Continuing from the naming convention, we'll explore the general equation of the virtual work method - setting the variables and deriving the expression.

Continuing our previous post on Virtual Work, let's derive the general equation for solving structural deflections using the virtual work method.

If you need a refresher on work and energy concepts, please check out the fundamentals first.

Consider a simple beam \(AB\) loaded with a point load \(F\). Using the virtual work method, we aim to determine the vertical translation at point \(C\).

Unit Load

To use the work methods, we must represent the deflection with something. In the case of virtual work, we will use a unit load. It's a load with a magnitude of one.

There are two things we need to remember about this load:

This unit load doesn't exist in real life! It is simply a representation of the deflection component. In our example, this represents the vertical translation at point \(C\).

The direction of the unit load corresponds to our assumption of what we think is the direction of the translation. In this case, it's downward.

If we're dealing with rotation, we will use a unit moment if we wish to represent it instead. It can be either a clockwise or counterclockwise direction.

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The following section shows how we will derive the general virtual work equation. We will set up the expressions needed first.

Virtual Structure

The first step of the virtual work method is to create a structure similar to our example without the imposed structural loads. This structure will have the unit load we made earlier.

This beam is what we call the virtual structure. It acts as a placeholder in solving deflections, which will be more evident when we solve examples.

An important thing to note is that the beam remains within the elastic region. To accomplish this, we must place this unit load gradually.

Now, let's investigate the \(P-\Delta\) diagram of the virtual beam and observe the following:

When the unit load was gradually applied, it also caused displacement \(\delta_{C_{v}C_{v}}\). The unit load caused a fictional displacement.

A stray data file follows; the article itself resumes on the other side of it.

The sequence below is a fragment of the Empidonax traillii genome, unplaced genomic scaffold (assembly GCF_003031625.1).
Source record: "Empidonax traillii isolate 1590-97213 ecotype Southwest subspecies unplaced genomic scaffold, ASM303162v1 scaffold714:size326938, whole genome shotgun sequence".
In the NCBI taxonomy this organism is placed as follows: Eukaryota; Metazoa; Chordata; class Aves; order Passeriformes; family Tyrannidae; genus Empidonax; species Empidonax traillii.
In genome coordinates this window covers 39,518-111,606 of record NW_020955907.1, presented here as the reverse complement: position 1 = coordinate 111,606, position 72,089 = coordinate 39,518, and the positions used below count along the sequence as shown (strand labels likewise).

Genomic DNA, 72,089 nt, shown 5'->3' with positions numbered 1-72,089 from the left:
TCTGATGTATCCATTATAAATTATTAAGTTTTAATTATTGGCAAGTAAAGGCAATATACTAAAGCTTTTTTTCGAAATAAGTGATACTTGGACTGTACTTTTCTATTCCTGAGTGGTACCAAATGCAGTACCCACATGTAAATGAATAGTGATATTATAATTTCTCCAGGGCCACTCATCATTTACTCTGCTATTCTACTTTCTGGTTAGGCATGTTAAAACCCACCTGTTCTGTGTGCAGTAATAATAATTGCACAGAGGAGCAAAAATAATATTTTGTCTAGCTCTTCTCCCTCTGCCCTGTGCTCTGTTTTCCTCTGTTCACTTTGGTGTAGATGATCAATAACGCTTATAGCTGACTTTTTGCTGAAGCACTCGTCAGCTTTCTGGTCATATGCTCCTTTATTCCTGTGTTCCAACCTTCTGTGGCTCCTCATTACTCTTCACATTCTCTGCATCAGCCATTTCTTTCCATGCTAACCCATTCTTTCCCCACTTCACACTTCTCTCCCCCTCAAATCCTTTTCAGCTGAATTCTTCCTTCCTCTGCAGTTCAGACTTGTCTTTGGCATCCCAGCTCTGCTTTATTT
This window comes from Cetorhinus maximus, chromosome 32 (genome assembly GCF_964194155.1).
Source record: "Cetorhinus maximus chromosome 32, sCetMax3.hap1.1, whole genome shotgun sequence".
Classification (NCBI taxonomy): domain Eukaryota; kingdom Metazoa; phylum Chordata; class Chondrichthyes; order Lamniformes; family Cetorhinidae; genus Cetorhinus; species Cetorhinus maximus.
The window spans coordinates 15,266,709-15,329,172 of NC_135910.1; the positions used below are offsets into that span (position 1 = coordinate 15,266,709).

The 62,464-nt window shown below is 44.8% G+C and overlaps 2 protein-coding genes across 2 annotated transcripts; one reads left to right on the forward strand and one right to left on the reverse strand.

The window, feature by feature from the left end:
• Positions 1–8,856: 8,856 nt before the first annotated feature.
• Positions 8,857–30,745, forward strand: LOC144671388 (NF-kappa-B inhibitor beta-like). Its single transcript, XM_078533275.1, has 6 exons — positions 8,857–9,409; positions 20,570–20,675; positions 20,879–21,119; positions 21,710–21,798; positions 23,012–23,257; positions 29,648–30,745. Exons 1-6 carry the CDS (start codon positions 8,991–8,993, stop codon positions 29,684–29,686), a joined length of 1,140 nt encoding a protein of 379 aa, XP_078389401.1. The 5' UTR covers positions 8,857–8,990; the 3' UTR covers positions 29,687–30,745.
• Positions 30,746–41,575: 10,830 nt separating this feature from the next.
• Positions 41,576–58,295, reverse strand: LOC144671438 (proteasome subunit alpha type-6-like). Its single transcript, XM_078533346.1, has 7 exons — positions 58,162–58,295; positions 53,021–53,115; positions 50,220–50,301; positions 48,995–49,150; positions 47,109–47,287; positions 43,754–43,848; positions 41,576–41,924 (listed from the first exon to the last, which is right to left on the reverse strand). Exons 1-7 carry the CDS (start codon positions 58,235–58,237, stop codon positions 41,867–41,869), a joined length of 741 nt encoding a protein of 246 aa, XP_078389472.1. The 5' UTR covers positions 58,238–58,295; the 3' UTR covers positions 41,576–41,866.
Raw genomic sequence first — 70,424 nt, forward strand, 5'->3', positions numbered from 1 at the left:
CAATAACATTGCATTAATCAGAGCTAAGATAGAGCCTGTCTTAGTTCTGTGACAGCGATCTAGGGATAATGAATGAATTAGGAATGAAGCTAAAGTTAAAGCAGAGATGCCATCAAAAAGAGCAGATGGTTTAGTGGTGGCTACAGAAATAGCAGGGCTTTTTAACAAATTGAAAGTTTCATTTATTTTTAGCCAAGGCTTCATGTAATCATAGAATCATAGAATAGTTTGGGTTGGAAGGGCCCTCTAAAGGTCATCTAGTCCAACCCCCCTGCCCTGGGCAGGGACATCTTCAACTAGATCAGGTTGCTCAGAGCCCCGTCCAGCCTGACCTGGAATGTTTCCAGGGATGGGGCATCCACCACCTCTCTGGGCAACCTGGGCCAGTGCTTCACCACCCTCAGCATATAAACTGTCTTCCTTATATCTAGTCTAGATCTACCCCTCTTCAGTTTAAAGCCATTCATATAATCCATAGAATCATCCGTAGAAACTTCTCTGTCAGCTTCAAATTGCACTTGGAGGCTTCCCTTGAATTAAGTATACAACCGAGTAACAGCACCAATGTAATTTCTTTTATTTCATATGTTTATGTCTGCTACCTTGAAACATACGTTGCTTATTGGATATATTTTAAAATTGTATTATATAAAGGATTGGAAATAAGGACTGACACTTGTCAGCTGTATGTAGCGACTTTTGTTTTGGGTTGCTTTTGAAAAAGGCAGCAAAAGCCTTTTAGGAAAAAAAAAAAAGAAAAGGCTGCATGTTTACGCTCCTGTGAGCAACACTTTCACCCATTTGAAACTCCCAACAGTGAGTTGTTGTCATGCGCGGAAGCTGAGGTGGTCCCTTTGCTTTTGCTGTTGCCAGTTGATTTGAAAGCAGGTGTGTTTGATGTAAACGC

As a result of this displacement, there was fictional work: \(W_{\delta}\)

This fictional work is the entire work for this system \(W_{\delta}\). From the Law of Conservation of Energy, there must be a transfer of this external work \(W_\delta\) to strain energy \(U_\delta\). Some things to note about \(U_\delta\):

Since an imaginary unit load caused this \(U\), this strain energy is also fictional.

The strain energy is flexural (more on this soon).

From this idea, the entire virtual structure's total strain energy equals \(U_\delta\).

We can equate the total external work and strain energy of the virtual structure:

Equation 1: \(W_\delta=U_\delta\)

Superimposed Structure

After loading our virtual structure with our unit load, we will gradually superimpose the actual structural loads of our original beam. In our example, it is the point load \(F\) at \(C\).

When we superimpose, we combine the responses of both beams. Note that the beam is still in the elastic range since we gradually superimposed the loads.

One essential item to note is that the fictional unit load on the beam is constant throughout the superimposition; hence, it is still there, as seen in the \(P-\Delta\) diagram.

Speaking of such, let's investigate it and observe the following:

The gradual application of the actual loads has caused real deflection \(\Delta\),

This application caused additional external work \(W_{s_\Delta}\).

Since the virtual unit load is constant when the actual load is superimposed, there is also additional work \(W_{s_\delta}\) due to the virtual force and the actual deflection \(\Delta\).

Overall, the total external work \(W_T\) done on this system is: